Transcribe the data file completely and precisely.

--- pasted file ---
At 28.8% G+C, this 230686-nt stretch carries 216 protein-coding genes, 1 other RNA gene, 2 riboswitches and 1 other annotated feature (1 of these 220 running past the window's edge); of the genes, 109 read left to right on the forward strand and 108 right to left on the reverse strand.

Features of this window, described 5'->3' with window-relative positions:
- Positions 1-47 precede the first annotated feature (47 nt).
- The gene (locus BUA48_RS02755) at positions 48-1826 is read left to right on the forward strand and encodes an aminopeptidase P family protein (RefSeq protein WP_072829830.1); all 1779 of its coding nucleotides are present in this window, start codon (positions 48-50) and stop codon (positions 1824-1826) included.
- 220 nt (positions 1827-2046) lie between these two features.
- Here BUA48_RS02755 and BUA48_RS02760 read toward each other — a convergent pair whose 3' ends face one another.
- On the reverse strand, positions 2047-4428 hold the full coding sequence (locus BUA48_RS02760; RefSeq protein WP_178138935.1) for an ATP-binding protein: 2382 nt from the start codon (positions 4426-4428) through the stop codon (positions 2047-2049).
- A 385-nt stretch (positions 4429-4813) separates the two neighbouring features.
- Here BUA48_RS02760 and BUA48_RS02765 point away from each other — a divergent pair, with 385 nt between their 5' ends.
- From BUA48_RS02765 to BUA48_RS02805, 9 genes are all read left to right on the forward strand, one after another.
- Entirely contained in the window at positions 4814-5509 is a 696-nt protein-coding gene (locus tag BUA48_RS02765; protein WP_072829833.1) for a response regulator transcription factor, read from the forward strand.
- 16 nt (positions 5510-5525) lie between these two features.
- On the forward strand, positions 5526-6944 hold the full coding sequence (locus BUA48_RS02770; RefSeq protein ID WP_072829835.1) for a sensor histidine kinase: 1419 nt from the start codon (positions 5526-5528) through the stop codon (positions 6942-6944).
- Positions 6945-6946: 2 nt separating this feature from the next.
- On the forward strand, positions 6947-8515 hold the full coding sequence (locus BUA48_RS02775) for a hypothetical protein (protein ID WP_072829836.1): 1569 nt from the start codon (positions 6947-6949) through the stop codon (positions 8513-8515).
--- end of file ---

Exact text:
At 28.8% G+C, this 230686-nt stretch carries 216 protein-coding genes, 1 other RNA gene, 2 riboswitches and 1 other annotated feature (1 of these 220 running past the window's edge); of the genes, 109 read left to right on the forward strand and 108 right to left on the reverse strand.

Features of this window, described 5'->3' with window-relative positions:
- Positions 1-47 precede the first annotated feature (47 nt).
- The gene (locus BUA48_RS02755) at positions 48-1826 is read left to right on the forward strand and encodes an aminopeptidase P family protein (RefSeq protein WP_072829830.1); all 1779 of its coding nucleotides are present in this window, start codon (positions 48-50) and stop codon (positions 1824-1826) included.
- 220 nt (positions 1827-2046) lie between these two features.
- Here BUA48_RS02755 and BUA48_RS02760 read toward each other — a convergent pair whose 3' ends face one another.
- On the reverse strand, positions 2047-4428 hold the full coding sequence (locus BUA48_RS02760; RefSeq protein WP_178138935.1) for an ATP-binding protein: 2382 nt from the start codon (positions 4426-4428) through the stop codon (positions 2047-2049).
- A 385-nt stretch (positions 4429-4813) separates the two neighbouring features.
- Here BUA48_RS02760 and BUA48_RS02765 point away from each other — a divergent pair, with 385 nt between their 5' ends.
- From BUA48_RS02765 to BUA48_RS02805, 9 genes are all read left to right on the forward strand, one after another.
- Entirely contained in the window at positions 4814-5509 is a 696-nt protein-coding gene (locus tag BUA48_RS02765; protein WP_072829833.1) for a response regulator transcription factor, read from the forward strand.
- 16 nt (positions 5510-5525) lie between these two features.
- On the forward strand, positions 5526-6944 hold the full coding sequence (locus BUA48_RS02770; RefSeq protein ID WP_072829835.1) for a sensor histidine kinase: 1419 nt from the start codon (positions 5526-5528) through the stop codon (positions 6942-6944).
- Positions 6945-6946: 2 nt separating this feature from the next.
- On the forward strand, positions 6947-8515 hold the full coding sequence (locus BUA48_RS02775) for a hypothetical protein (protein ID WP_072829836.1): 1569 nt from the start codon (positions 6947-6949) through the stop codon (positions 8513-8515).